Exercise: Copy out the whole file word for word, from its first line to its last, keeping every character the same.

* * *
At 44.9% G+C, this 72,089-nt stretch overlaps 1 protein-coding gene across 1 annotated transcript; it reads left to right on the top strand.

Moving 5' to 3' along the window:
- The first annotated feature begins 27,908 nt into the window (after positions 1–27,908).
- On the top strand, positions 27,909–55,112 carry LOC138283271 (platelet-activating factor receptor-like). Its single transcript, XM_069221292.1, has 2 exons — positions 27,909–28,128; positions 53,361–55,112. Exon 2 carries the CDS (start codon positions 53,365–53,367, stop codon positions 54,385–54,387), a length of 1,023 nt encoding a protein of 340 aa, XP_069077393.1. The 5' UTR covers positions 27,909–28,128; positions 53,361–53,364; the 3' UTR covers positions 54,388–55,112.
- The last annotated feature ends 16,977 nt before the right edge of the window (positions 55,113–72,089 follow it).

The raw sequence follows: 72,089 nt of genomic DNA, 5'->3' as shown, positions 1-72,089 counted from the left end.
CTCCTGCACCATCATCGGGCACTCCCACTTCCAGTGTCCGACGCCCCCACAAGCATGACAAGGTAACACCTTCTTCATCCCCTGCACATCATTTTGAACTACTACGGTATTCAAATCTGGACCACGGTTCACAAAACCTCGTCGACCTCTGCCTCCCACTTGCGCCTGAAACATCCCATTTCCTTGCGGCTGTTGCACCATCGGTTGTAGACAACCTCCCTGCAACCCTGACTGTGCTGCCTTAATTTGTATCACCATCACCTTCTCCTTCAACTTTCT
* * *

At 44.9% G+C, this 72,089-nt stretch overlaps 1 protein-coding gene across 1 annotated transcript; it reads left to right on the top strand.

Moving 5' to 3' along the window:
- The first annotated feature begins 27,908 nt into the window (after positions 1–27,908).
- On the top strand, positions 27,909–55,112 carry LOC138283271 (platelet-activating factor receptor-like). Its single transcript, XM_069221292.1, has 2 exons — positions 27,909–28,128; positions 53,361–55,112. Exon 2 carries the CDS (start codon positions 53,365–53,367, stop codon positions 54,385–54,387), a length of 1,023 nt encoding a protein of 340 aa, XP_069077393.1. The 5' UTR covers positions 27,909–28,128; positions 53,361–53,364; the 3' UTR covers positions 54,388–55,112.
- The last annotated feature ends 16,977 nt before the right edge of the window (positions 55,113–72,089 follow it).

The raw sequence follows: 72,089 nt of genomic DNA, 5'->3' as shown, positions 1-72,089 counted from the left end.
CTCCTGCACCATCATCGGGCACTCCCACTTCCAGTGTCCGACGCCCCCACAAGCATGACAAGGTAACACCTTCTTCATCCCCTGCACATCATTTTGAACTACTACGGTATTCAAATCTGGACCACGGTTCACAAAACCTCGTCGACCTCTGCCTCCCACTTGCGCCTGAAACATCCCATTTCCTTGCGGCTGTTGCACCATCGGTTGTAGACAACCTCCCTGCAACCCTGACTGTGCTGCCTTAATTTGTATCACCATCACCTTCTCCTTCAACTTTCT